Ravens Re-Sign Jacoby Jones: Grading the Move and What It Means for Baltimore

Shehan Peiris@@shehan_peiris_Correspondent IIIMarch 12, 2014

Baltimore Ravens wide receiver Jacoby Jones runs onto the field before the NFL Super Bowl XLVII football game against the San Francisco 49ers Sunday, Feb. 3, 2013, in New Orleans. (AP Photo/Julio Cortez)
Julio Cortez/Associated Press

The Baltimore Ravens just keep plugging away at their offseason to-do list, crossing off one more item by re-signing Jacoby Jones. Jones has been a dynamic playmaker for the Ravens since coming to Baltimore and, while some would consider him a luxury signing, there is no doubt that he will be a central figure for the Ravens moving forward.

NFL Media’s National Insider Ian Rapoport reported the terms of the deal:

In some ways, that might appear to be too much money. After all, Jones is really a No. 3 receiver, and the Ravens would have been able to find some cheap returning options on the market or through the draft.

Before you start thinking that Baltimore overpaid Jones, however, remember two things. Firstly, of that $14 million, only $4.5 million is guaranteed. We’ll have to see what the cap hits look like over the course of the contract, but the Ravens will likely be able to release Jones in the third or fourth year without significant financial implications.

More importantly, Jones is a playmaker.

There’s just no other way to describe it. He has a knack for making huge plays when the Ravens need them most, and he can win a game in an instant—either as a receiver or a returner.

Just look back on how the Ravens got to and won Super Bowl XLVII. Jones was on the receiving end of the “Mile High Miracle,” indisputably one of the greatest plays in franchise history. But he saved his best for the final game of the year, scoring two phenomenal touchdowns in a performance that arguably should have earned him Super Bowl MVP honors.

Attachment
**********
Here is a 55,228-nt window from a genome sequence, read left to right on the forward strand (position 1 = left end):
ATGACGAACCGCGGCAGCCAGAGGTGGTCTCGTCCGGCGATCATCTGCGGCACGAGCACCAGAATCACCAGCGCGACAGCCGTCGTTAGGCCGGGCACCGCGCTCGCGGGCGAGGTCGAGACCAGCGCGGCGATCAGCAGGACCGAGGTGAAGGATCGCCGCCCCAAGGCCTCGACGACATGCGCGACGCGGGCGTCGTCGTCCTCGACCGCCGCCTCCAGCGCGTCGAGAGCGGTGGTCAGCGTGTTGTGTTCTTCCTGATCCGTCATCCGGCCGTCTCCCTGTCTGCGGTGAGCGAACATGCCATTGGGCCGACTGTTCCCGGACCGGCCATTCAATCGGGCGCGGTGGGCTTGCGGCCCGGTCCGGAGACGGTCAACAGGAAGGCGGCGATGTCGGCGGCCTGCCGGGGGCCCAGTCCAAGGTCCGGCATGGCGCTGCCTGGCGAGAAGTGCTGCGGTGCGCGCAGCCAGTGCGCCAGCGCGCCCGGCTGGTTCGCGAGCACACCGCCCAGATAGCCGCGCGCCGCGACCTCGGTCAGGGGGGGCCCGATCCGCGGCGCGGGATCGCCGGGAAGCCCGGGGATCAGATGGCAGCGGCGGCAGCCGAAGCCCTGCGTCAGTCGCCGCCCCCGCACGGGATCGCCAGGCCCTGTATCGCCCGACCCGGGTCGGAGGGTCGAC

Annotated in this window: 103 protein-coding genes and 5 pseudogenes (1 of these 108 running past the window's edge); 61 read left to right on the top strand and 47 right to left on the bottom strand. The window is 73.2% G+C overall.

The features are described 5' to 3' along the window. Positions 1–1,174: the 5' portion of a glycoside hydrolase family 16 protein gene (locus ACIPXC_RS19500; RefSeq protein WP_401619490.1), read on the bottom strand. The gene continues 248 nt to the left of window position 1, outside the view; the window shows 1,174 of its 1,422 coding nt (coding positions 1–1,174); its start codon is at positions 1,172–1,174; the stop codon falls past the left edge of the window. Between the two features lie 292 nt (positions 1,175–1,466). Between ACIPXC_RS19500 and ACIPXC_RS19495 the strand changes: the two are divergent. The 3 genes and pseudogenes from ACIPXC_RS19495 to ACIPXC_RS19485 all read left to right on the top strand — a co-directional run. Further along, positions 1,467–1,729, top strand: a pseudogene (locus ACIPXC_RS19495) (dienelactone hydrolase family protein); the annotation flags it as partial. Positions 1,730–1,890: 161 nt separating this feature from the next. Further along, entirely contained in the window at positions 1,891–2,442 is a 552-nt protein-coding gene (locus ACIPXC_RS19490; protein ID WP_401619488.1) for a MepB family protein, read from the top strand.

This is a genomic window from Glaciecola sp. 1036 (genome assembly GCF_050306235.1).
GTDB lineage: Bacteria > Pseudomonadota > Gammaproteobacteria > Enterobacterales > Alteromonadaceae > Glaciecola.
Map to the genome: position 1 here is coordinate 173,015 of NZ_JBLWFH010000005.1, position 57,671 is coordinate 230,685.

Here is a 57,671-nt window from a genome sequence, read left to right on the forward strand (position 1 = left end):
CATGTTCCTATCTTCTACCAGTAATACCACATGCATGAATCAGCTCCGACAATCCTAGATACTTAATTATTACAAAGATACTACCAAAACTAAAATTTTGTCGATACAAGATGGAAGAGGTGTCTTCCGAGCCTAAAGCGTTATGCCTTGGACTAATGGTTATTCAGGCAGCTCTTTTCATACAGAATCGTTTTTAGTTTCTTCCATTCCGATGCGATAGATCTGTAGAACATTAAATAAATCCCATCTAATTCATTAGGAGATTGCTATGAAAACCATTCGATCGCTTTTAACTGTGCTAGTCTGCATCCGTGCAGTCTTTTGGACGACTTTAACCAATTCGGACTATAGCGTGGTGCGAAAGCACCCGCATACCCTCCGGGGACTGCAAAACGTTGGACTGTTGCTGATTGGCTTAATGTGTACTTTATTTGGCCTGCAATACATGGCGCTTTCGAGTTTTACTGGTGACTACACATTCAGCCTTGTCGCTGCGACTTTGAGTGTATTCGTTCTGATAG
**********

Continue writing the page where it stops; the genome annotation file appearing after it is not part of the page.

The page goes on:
Looking at that annual salary of $3.5 million, the Ravens are under no illusions about the charismatic wideout. General manager Ozzie Newsome doesn’t view Jones as a No. 2 receiver—that salary says as much—and he’s not.

But he’s found a niche in Baltimore as a rotational receiver and returner extraordinaire. In fact, you could easily say that Jones is the best overall returner in the league right now. After all, Jones is tied with Percy Harvin for the most kickoff return touchdowns (5) in the league since 2009 according to ESPN Stats and Info.

Throw in his ability to stretch the field as a receiver and the improved route running we saw in 2013, and the Ravens have landed another good bargain.

Furthermore, Ian Rapoport reports (say that five times quickly) that Jones actually turned down a more lucrative offer to stay in Baltimore:

For that price, it’s a great move by the front office. I can’t give it an A+ because I don’t think it was a completely “necessary” move, and re-signing Jones doesn’t change the Ravens’ need for receiver help. Regardless, Jones is a force defenses and special teams units have to game plan against and is a threat to score whenever he touches the ball. For $3.5 million per year, that’s what you’d call a bargain.


Grade: A



Shehan Peiris is B/R's Lead Featured Columnist covering the Baltimore Ravens and a co-host of Ravens Central Radio, a weekly podcast on the Pro Football Central radio network that focuses on all things Ravens-related. For breaking news, roster evaluation, draft analysis and links to the latest episodes of Ravens Central Radio, follow me on Twitter: